Boeing also welcomed the “meaningful engagement . . . Having this forum has been useful to listen, learn and collaborate with our industry partners on topics like sustainability among others”, said Chris Raymond, vice-president, sustainability, strategy and corporate development.

The apparent success of Farnborough Connect now raises the question of whether there is a future for physical air shows at a time when many in the industry are struggling to survive through one of the worst downturns in aviation history. 

Farnborough International (FIL), the company that runs the show, is under pressure to contain costs after investing more than £30m in a new exhibition hall. Over the two year cycle leading up to the last air show in 2018, Farnborough International recorded a cumulative pre-tax loss of just over £45,000 despite higher revenues. Losses are expected to be even greater over this two-year cycle.

The costs of a virtual show are a fraction of the more than £20m that is invested in building a physical event from scratch every two years.

For exhibitors too, air shows are expensive. Even before Covid-19 struck, some of the biggest had begun to limit trade show spending. For instance, BAE Systems several years ago stopped exhibiting at the Paris Air Show, which alternates with Farnborough. Moreover, a number of companies are incensed by FIL’s decision not to reimburse them in full for down payments made in better times to reserve space in an air show that never happened. 

“There is a love-hate relationship with air shows in the industry,” said one Boeing executive. While they are formidable marketing tools, “it is a hell of a lot of work and expense”. Bringing one passenger jet to a show could cost up to $1m, he said. “A military jet can cost as much as $2m-£3m.”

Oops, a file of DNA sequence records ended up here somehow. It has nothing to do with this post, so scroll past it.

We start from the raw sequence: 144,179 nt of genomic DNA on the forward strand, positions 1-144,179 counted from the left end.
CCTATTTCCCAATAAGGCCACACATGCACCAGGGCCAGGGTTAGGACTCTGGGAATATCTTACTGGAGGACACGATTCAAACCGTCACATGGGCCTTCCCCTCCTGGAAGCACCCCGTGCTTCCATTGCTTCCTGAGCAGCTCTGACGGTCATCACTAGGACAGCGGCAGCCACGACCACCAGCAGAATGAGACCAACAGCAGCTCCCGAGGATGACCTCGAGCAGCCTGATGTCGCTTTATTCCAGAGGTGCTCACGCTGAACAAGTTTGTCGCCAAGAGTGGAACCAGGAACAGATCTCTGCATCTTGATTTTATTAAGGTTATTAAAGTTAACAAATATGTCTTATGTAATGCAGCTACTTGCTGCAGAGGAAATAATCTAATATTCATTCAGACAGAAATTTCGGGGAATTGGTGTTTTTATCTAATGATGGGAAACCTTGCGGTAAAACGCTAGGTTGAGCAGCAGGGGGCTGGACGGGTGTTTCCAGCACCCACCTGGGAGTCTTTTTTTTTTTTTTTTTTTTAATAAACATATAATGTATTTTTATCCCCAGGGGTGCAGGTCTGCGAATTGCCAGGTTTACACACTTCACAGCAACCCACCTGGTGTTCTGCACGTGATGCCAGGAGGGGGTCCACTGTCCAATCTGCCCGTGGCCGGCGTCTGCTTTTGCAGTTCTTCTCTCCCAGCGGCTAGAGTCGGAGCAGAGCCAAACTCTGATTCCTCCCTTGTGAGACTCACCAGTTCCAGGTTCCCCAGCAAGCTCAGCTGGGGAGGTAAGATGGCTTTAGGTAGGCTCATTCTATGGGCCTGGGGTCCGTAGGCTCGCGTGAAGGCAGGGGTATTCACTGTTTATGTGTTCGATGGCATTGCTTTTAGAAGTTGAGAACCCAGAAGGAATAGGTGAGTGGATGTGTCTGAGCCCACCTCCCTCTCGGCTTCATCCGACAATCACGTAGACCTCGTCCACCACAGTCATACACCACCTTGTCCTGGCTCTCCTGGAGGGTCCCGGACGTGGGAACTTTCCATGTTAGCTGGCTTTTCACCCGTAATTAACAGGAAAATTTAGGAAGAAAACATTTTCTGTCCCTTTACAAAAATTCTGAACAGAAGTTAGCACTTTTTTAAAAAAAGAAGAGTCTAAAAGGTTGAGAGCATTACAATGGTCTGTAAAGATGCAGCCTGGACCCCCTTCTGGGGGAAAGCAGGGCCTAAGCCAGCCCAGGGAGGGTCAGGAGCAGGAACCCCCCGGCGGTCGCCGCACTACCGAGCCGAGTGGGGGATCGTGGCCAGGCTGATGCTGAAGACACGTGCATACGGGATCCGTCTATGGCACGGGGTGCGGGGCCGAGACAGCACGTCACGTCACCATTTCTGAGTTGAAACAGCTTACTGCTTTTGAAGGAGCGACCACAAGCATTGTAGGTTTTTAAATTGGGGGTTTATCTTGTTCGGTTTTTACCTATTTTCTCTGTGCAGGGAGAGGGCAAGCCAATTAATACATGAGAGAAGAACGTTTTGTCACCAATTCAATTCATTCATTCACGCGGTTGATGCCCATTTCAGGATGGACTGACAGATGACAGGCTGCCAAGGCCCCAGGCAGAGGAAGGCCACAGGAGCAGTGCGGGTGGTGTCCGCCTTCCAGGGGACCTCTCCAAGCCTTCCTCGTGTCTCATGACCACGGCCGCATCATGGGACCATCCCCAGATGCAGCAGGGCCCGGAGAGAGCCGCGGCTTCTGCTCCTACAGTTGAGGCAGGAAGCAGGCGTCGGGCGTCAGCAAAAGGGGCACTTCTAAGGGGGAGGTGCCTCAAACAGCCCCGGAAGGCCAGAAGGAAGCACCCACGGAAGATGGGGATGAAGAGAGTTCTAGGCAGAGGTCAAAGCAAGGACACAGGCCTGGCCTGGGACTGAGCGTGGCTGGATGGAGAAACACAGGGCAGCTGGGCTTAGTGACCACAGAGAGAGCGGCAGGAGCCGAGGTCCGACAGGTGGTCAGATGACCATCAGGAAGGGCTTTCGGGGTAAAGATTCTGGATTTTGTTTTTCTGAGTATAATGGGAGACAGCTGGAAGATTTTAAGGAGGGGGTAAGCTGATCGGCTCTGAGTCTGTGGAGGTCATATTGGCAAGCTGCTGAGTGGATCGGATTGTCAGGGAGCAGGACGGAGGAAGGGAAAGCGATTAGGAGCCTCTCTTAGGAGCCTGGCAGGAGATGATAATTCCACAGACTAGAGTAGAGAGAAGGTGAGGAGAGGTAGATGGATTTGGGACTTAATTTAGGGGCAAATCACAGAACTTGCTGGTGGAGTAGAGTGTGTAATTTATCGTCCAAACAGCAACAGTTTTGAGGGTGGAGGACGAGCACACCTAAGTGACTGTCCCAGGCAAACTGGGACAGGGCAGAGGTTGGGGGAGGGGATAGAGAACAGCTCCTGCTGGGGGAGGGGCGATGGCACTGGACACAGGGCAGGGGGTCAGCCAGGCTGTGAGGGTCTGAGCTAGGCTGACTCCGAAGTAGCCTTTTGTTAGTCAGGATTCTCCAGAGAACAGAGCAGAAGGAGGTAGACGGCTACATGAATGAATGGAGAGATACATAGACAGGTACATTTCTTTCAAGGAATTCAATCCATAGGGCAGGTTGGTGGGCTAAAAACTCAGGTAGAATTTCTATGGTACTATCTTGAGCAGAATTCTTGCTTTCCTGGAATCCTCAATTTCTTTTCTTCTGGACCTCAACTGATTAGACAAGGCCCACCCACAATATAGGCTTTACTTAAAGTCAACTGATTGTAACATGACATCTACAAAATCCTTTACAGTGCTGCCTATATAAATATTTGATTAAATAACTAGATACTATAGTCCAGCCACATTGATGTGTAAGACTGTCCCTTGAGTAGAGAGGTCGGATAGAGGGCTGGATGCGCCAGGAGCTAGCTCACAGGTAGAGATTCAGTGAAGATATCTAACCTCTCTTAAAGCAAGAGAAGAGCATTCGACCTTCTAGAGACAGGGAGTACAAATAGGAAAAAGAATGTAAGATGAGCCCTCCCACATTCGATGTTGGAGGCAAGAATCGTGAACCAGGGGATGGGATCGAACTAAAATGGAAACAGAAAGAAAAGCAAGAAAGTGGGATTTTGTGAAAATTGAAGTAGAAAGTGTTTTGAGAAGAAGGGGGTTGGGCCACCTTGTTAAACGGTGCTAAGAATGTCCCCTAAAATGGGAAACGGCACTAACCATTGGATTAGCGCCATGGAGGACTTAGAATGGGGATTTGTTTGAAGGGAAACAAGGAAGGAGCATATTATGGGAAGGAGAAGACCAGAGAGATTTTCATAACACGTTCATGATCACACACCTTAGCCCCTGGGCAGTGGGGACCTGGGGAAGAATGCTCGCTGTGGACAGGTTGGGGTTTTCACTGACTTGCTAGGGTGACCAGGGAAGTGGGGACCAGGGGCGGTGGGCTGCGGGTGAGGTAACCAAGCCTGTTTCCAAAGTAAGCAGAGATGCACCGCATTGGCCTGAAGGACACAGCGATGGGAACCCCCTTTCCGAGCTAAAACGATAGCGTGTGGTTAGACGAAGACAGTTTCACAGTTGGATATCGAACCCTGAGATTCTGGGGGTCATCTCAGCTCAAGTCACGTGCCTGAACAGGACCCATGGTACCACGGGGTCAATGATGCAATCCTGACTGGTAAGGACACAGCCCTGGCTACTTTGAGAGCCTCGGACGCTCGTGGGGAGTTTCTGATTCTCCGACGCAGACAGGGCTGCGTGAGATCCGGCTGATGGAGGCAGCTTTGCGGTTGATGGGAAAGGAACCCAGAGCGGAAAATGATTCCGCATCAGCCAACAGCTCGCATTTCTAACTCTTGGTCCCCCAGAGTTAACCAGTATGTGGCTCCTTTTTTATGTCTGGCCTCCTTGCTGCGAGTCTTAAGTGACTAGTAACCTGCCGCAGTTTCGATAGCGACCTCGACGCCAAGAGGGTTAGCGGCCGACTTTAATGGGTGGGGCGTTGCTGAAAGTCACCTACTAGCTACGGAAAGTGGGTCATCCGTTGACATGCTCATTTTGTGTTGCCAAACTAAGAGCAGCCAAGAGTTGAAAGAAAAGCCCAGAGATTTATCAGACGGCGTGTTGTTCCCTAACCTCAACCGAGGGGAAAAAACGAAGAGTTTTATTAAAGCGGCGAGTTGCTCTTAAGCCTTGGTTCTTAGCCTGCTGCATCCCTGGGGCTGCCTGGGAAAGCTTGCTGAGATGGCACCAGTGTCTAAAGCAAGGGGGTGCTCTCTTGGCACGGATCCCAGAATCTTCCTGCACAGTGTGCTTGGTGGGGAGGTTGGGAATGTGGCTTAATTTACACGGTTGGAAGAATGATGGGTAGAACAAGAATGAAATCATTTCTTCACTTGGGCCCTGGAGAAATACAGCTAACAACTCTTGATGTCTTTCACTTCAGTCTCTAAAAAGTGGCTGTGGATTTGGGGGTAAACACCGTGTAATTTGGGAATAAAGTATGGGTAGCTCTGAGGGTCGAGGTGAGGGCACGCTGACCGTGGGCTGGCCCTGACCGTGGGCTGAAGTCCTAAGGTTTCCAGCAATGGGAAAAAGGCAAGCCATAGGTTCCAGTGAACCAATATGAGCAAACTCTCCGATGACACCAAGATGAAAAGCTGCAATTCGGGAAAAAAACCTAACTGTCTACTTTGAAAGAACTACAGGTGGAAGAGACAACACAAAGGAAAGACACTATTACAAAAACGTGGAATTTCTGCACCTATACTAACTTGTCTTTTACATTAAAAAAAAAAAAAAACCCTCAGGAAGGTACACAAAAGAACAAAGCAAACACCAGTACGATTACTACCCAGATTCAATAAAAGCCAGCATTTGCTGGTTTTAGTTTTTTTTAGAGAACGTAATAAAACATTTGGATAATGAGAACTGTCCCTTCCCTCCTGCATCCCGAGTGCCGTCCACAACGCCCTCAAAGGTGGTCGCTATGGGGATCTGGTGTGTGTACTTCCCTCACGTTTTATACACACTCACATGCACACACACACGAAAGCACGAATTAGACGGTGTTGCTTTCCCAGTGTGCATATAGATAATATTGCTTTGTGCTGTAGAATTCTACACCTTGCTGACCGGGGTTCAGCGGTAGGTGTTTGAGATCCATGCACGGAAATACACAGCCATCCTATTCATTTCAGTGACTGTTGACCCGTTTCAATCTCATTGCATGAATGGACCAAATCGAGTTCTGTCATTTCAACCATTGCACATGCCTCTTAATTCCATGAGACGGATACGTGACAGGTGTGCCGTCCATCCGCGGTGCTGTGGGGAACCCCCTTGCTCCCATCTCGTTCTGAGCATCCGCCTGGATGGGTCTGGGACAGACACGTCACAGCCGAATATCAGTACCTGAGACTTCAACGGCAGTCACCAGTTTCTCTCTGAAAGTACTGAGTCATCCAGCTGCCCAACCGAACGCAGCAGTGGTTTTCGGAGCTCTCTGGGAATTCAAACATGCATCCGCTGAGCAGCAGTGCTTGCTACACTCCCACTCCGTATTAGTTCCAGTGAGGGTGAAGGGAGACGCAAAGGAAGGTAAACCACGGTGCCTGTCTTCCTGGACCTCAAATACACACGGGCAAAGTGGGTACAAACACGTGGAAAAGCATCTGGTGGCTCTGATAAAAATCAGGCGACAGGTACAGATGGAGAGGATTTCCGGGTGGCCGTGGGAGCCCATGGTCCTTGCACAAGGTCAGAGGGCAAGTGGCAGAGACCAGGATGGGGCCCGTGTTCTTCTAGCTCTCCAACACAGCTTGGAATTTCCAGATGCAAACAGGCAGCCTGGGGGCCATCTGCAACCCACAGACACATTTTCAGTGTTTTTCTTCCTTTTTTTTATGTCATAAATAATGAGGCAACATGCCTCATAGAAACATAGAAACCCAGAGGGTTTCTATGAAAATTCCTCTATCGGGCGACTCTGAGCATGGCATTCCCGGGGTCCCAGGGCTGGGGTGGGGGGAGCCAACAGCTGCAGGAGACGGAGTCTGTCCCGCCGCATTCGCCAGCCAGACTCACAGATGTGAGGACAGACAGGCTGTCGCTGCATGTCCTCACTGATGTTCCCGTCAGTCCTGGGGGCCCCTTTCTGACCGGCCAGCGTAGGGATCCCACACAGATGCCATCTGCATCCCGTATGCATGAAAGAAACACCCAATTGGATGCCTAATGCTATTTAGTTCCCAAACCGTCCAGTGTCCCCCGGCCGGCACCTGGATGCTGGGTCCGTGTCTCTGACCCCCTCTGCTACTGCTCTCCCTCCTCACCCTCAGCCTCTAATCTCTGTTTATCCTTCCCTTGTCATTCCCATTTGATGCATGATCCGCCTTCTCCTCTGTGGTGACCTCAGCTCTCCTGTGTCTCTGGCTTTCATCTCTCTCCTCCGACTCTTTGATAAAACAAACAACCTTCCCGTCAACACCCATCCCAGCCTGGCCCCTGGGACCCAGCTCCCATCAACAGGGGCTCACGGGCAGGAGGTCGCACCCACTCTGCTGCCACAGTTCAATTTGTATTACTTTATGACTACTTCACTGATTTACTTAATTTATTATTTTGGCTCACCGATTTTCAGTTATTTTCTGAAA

“You may find that big trade shows like Farnborough will happen less frequently,” said Warren East, chief executive of Rolls-Royce, the aero-engine maker.

But for most executives, even the sceptics, online air shows are still a poor replacement for the real thing. 

“I was always jaundiced in my view of air shows because they are eye-wateringly expensive,” said Tom Williams, former chief operating officer of Airbus. “However, they do serve as a rendezvous point to close important deals . . . You have all the movers and shakers in one little patch in just a few square kilometres.”

“Air shows are a gathering of the big and powerful in a big and powerful industry,” said a veteran aerospace executive. “They are the Ascot of aviation, where people place billion dollar bets. Perhaps this has shown that the more prosaic stuff can be done online. But you will still want a lightning rod to get these deals over the line.”

Gareth Rogers, FIL chief executive, said this week’s virtual air show has brought new ideas to enhance a trade event that few in industry appear ready to give up. It could even provide new revenue streams that would put Farnborough “at the centre of the conversation in industry”, he said. 

But will the online experience ever beat the thrill as a jet roars past the crowd on a warm summer’s day? “Not as long as there are planes flying in the sky,” said Mr Rogers.